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  View original topic: Boxed 3x3 trailing arms, or tube?
thesatelliteguy Wed Dec 23, 2020 5:34 pm

Its finally come time to get some 3x3's on the baja bug. I haven't been able to find out which type of design will work best for my use.
I tend to drive on the streets, in the woods, and would like to get some more time out in the desert.

What style of arms should I get?

What brand do you suggest?

Thanks!

66 Shorty Thu Dec 24, 2020 4:36 am

I suggest you talk to Nate at Buggy Barn Fabrications. (I found him on Facebook when I had an account on there) I bought the Boxed 3 x 3's. Not knowing which to purchase either... I'm NOT going crazy off-road or anything though. Mine is mainly street use & some fire trails & such... We don't have any Dunes to go thrashing in over here in Rhode Island... LOL!

dustymojave Thu Dec 24, 2020 7:04 pm

Over several decades of offroad racing and play, I've not observed any notable difference in strength between tubular trailing arms and boxed plate arms. as a generality. Certain ones might be weak, certain others might be strong. But I can't say whether tubular arms or plate arms are stronger. And I suggest that listening to others who tell you there is a difference one way or the other would not be wise. Which style you choose is entirely a matter of personal preference.

One factor that is VERY important is the camber. Some builders of longer than stock trailing arms have made a jig based on either a right side arm or a left side arm. That produces one side fitting well with the wheel near zero camber, but the other side has substantial camber. Other companies have made arms that the camber is just plain OFF, no matter which way they're installed.

The only sources for arms that I can personally recommend are McKenzie's Offroad or Kartek. The arms that are sold by Kartek were designed by a close associate of my son and are welded by another (who does a LOT of welding for Trophy Trucks).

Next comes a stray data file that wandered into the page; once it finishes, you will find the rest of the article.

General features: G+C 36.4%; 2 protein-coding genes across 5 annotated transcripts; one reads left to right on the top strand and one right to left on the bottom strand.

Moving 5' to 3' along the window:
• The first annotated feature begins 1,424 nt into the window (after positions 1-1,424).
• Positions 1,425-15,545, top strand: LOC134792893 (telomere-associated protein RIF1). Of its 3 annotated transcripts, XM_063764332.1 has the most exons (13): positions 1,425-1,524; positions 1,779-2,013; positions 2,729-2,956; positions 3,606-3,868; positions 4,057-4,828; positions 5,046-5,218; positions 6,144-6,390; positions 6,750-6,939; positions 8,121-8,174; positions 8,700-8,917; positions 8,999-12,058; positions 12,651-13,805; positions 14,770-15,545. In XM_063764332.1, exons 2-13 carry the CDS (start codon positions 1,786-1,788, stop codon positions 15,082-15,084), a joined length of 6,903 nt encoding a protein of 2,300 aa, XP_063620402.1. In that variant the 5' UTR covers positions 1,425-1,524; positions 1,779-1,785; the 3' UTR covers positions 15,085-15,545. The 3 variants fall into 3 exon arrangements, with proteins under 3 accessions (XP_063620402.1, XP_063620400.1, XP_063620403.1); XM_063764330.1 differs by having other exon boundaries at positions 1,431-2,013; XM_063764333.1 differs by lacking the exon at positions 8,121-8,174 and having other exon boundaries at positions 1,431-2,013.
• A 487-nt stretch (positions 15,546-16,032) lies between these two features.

thesatelliteguy Fri Dec 25, 2020 10:46 am

Shorty and Dusty, thanks for chiming in.
After talking to a few other people, specifically Nick at Buggy Bar Fabrication (he responded very fast by the way), it seems as though which style of arms is just a personal preference of aesthetics.
I checked out Buggy Barns trailing arms and they look really nice and the price was fair. I mean, you can buy mass produced trailing arms from a factory that has no idea what they’re building, or for the same price, you can buy an American made product from an Indiana farm boy with a nack to build things better.

richardcraineum Fri Dec 25, 2020 2:47 pm

i dont know for sure, and it could vary depending on material used, but i was thinking that tube arms were lighter?

dustymojave Sat Dec 26, 2020 4:55 pm

They may LOOK lighter, but if the tubing is strong enough, they really are not. If the tubing is too thick walled, then they are heavier than needed. Same for the box arms. If the plate is too thin, the arms will be weak. If the plate is too thick, the arms may be strong enough, but will be heavy.

I've seen both types fail on race cars and on play cars.

Bad_chopper Sat Jan 02, 2021 10:15 pm

mine are tube arms by muddy rudder, if your going to have them made make sure they are building them to your actual ride height and not some standard setting, so you get the proper camber.

Scott SD Sun Jan 03, 2021 9:43 pm

I will second the recommendation for arms from Kartek. A friend just bought some 3x3s and they are beautiful. He also has the +1s on the race car and they are still straight after multiple roll overs. When I go to 3x3s on my car they will definitely be from Kartek.

dustymojave Sun Jan 03, 2021 11:23 pm

I'm looking at buying a Chenowth right now that has Kartek 3 x 3 plate arms. The quality of the arms is a potential deal breaker when looking at buying a car, unless the price is good enough to allow purchase of other arms without the price of the car exceeding its value.

Says bad_chopper -- Quote: if your going to have them made make sure they are building them to your actual ride height and not some standard setting, so you get the proper camber.

That is an absolute factor. Many arm builders don't consider that.
Lots of builders of quality arms still build on a single jig for left and right. That will always produce positive camber at ride height.

Something like 40 years ago, I was building arms by fastening the hubs to a piece of tubing and set at ride height under the back of the car. Then the arms were built out from the pivots to the hubs. No positive or negative camber at ride height.



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